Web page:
In a significant development at the southern border, Title 42, a policy implemented during the pandemic to curb the spread of COVID-19, is set to expire tonight at 11:59 PM.
This policy allowed Border Patrol agents to expel migrants at the border, effectively halting the processing of asylum applications for almost three years.
As a result, overwhelmed holding facilities faced mounting pressure to clear out migrants.
To address the situation, Border Patrol agents have been instructed to release some migrants and provide them with instructions to appear at an immigration office in the United States within 60 days.
This move aims to alleviate the strain on holding facilities while allowing migrants an opportunity to pursue their asylum claims.
As the expiration of Title 42 looms, border towns such as Tijuana and San Ysidro are making preparations for the anticipated influx of migrants.
These areas have already seen the arrival of migrants from various countries, including Peru, Colombia, and Ecuador.
Families have set up tents as they hope for a chance at a new life in the United States.
While some migrants express optimism about the end of Title 42, others remain cautious.
Marcy Daniels, who traveled from Ecuador with her family, had expected an easier passage into the US with the policy’s expiration.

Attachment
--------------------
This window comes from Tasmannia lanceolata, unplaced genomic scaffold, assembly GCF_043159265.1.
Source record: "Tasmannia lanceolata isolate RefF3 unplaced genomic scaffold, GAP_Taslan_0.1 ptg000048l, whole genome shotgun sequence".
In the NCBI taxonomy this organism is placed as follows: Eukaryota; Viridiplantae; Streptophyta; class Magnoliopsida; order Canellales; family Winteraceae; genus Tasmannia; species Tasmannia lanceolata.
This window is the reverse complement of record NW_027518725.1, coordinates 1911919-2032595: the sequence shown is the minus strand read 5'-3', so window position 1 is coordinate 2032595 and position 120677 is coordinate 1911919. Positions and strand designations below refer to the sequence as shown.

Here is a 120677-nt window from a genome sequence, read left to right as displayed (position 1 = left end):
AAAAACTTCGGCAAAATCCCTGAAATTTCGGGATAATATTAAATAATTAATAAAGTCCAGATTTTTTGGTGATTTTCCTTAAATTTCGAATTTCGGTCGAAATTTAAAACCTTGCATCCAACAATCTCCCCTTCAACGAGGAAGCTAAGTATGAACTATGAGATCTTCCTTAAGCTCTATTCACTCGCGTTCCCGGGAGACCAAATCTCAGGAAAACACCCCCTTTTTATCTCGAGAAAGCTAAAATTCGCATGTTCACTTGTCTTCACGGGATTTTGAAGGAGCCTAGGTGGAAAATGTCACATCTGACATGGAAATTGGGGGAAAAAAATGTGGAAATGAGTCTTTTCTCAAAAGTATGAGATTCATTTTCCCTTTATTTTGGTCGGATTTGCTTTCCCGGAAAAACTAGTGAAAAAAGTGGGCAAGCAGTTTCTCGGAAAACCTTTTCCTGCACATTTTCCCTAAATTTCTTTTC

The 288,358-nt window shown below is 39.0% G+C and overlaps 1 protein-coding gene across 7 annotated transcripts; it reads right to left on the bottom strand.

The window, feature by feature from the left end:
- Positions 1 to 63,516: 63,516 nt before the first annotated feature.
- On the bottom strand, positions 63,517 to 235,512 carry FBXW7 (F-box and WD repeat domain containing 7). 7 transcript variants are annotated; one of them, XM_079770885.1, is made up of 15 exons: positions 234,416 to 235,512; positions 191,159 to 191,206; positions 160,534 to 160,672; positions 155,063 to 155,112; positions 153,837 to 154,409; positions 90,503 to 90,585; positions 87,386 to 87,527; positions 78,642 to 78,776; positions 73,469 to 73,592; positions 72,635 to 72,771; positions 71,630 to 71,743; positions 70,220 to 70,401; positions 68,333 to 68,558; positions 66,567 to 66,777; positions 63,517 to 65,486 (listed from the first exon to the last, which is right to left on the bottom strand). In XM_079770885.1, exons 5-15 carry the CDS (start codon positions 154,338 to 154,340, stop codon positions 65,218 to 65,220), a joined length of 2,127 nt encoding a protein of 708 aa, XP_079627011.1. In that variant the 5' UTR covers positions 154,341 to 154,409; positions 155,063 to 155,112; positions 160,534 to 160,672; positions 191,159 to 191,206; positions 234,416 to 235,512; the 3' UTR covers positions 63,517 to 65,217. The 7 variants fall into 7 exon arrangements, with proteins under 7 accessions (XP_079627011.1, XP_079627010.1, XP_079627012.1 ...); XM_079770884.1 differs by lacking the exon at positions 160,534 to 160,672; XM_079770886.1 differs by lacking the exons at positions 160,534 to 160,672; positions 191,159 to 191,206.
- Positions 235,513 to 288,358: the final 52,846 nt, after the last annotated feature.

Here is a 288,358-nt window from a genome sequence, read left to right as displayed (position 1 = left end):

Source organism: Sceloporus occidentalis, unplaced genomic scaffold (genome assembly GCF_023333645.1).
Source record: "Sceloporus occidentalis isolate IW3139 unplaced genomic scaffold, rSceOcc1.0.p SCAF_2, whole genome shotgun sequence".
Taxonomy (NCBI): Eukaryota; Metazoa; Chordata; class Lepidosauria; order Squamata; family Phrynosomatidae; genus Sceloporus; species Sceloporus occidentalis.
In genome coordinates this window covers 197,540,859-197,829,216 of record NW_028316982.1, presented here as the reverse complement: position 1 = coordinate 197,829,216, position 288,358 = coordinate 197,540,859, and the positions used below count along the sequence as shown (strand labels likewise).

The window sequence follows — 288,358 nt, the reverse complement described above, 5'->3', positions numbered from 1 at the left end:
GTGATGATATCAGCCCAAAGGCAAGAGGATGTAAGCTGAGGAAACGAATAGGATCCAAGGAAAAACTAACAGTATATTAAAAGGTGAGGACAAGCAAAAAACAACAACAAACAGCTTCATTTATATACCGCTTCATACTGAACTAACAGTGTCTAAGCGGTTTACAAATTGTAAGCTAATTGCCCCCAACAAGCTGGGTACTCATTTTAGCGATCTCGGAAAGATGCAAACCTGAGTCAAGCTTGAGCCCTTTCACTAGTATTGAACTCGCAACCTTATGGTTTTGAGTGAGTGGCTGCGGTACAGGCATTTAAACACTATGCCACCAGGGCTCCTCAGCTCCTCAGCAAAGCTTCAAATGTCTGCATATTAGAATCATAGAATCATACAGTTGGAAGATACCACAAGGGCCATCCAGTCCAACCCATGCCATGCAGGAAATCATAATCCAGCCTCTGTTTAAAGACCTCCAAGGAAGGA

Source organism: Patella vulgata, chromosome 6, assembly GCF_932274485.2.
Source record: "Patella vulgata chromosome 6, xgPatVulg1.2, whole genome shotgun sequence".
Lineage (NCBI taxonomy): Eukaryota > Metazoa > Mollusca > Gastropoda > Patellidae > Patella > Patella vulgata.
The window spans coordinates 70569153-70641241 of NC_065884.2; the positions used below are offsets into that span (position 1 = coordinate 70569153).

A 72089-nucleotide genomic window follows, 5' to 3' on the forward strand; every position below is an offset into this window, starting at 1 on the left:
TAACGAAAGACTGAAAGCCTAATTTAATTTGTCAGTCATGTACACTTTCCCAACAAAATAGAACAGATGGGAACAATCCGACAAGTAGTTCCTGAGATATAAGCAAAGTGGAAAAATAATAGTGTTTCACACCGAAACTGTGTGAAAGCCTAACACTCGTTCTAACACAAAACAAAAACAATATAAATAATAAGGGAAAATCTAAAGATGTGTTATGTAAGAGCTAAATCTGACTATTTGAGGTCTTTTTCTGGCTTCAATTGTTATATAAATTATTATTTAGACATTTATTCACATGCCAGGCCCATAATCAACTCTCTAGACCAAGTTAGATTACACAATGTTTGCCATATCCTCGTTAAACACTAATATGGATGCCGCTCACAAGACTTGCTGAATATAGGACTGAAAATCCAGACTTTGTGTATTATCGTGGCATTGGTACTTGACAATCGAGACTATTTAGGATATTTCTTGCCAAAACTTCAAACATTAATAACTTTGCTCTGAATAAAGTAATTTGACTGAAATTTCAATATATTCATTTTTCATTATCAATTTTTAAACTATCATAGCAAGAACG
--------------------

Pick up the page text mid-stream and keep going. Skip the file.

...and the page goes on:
However, the reality of navigating the asylum process remains uncertain for many.
Upon the expiration of Title 42, migrants will be subject to Title 8, which prevents their immediate expulsion or deportation without the opportunity to file an asylum claim.
Customs and Border Patrol agents anticipate an increase in migrants seeking asylum and caution smugglers against exploiting the situation.
Those caught crossing illegally could face a five-year entry ban and potential criminal prosecution for repeat offenses.
As the number of migrants arriving at the border continues to rise, shelters in the area, including those in Tijuana, are already overwhelmed.
Lack of space forces many migrants to stay outdoors, posing challenges such as limited access to basic facilities like bathrooms.
With Title 42’s expiration, the immigration landscape at the southern border is expected to undergo significant changes.
The impact of these changes on both migrants and border enforcement will become clearer in the coming days and weeks.